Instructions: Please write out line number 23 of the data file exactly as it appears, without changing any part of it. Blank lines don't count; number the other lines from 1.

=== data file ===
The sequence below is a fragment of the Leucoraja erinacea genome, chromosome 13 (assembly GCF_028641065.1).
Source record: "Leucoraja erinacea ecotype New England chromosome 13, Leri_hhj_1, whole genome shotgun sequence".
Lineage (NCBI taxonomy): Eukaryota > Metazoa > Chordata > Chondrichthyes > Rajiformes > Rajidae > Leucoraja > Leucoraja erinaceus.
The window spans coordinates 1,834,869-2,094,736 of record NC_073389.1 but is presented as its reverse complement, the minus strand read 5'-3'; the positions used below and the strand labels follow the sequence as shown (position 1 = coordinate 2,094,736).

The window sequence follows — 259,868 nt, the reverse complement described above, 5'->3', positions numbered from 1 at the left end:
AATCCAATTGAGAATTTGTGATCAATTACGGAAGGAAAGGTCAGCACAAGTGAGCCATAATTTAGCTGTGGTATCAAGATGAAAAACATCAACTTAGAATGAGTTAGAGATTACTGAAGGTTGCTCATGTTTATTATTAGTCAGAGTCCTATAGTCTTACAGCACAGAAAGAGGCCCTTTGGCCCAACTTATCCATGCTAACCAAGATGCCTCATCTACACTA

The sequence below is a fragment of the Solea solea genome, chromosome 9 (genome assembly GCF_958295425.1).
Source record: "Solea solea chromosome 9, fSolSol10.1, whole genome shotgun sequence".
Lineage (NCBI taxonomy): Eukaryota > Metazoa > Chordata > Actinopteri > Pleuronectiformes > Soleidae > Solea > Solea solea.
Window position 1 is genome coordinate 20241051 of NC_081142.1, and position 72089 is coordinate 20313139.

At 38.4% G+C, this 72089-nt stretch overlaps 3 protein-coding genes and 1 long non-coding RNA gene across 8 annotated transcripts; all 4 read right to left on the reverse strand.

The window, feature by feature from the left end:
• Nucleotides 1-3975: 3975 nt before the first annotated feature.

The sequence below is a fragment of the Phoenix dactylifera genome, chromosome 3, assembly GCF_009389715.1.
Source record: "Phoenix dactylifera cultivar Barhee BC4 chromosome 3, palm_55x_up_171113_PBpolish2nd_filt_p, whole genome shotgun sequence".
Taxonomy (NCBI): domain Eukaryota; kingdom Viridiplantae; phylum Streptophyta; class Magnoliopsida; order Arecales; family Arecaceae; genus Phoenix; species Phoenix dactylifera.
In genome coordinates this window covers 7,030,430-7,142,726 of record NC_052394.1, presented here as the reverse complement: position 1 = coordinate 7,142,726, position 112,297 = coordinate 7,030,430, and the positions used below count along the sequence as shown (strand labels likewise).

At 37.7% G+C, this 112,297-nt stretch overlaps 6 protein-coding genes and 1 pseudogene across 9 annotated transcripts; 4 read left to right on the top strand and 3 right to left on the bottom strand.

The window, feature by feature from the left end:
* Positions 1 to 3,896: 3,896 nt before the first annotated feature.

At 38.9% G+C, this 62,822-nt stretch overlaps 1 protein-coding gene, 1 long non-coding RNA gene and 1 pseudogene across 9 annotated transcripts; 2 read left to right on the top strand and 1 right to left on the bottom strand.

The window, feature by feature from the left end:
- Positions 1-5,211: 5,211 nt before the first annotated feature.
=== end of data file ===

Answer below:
- Positions 1-5,211: 5,211 nt before the first annotated feature.